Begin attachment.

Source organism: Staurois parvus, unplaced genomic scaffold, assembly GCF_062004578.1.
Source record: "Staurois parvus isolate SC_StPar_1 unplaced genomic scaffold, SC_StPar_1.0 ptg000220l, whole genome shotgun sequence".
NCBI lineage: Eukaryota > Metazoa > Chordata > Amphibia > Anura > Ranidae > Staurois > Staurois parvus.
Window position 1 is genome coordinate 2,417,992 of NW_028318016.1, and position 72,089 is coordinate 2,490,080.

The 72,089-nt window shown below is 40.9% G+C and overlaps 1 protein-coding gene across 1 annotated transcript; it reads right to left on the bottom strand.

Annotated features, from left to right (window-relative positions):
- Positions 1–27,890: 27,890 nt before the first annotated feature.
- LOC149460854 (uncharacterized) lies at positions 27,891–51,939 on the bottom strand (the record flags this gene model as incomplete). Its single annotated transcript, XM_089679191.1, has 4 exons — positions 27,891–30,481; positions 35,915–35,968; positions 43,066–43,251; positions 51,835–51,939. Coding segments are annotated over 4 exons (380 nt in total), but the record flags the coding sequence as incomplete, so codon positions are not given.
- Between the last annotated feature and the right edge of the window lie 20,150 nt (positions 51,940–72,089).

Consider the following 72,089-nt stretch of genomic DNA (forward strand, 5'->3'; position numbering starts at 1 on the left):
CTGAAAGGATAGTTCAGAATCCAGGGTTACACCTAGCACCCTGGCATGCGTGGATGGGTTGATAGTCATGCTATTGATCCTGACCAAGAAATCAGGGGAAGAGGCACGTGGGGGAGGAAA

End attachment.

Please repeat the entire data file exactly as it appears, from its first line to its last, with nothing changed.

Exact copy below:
Source organism: Staurois parvus, unplaced genomic scaffold, assembly GCF_062004578.1.
Source record: "Staurois parvus isolate SC_StPar_1 unplaced genomic scaffold, SC_StPar_1.0 ptg000220l, whole genome shotgun sequence".
NCBI lineage: Eukaryota > Metazoa > Chordata > Amphibia > Anura > Ranidae > Staurois > Staurois parvus.
Window position 1 is genome coordinate 2,417,992 of NW_028318016.1, and position 72,089 is coordinate 2,490,080.

The 72,089-nt window shown below is 40.9% G+C and overlaps 1 protein-coding gene across 1 annotated transcript; it reads right to left on the bottom strand.

Annotated features, from left to right (window-relative positions):
- Positions 1–27,890: 27,890 nt before the first annotated feature.
- LOC149460854 (uncharacterized) lies at positions 27,891–51,939 on the bottom strand (the record flags this gene model as incomplete). Its single annotated transcript, XM_089679191.1, has 4 exons — positions 27,891–30,481; positions 35,915–35,968; positions 43,066–43,251; positions 51,835–51,939. Coding segments are annotated over 4 exons (380 nt in total), but the record flags the coding sequence as incomplete, so codon positions are not given.
- Between the last annotated feature and the right edge of the window lie 20,150 nt (positions 51,940–72,089).

Consider the following 72,089-nt stretch of genomic DNA (forward strand, 5'->3'; position numbering starts at 1 on the left):
CTGAAAGGATAGTTCAGAATCCAGGGTTACACCTAGCACCCTGGCATGCGTGGATGGGTTGATAGTCATGCTATTGATCCTGACCAAGAAATCAGGGGAAGAGGCACGTGGGGGAGGAAA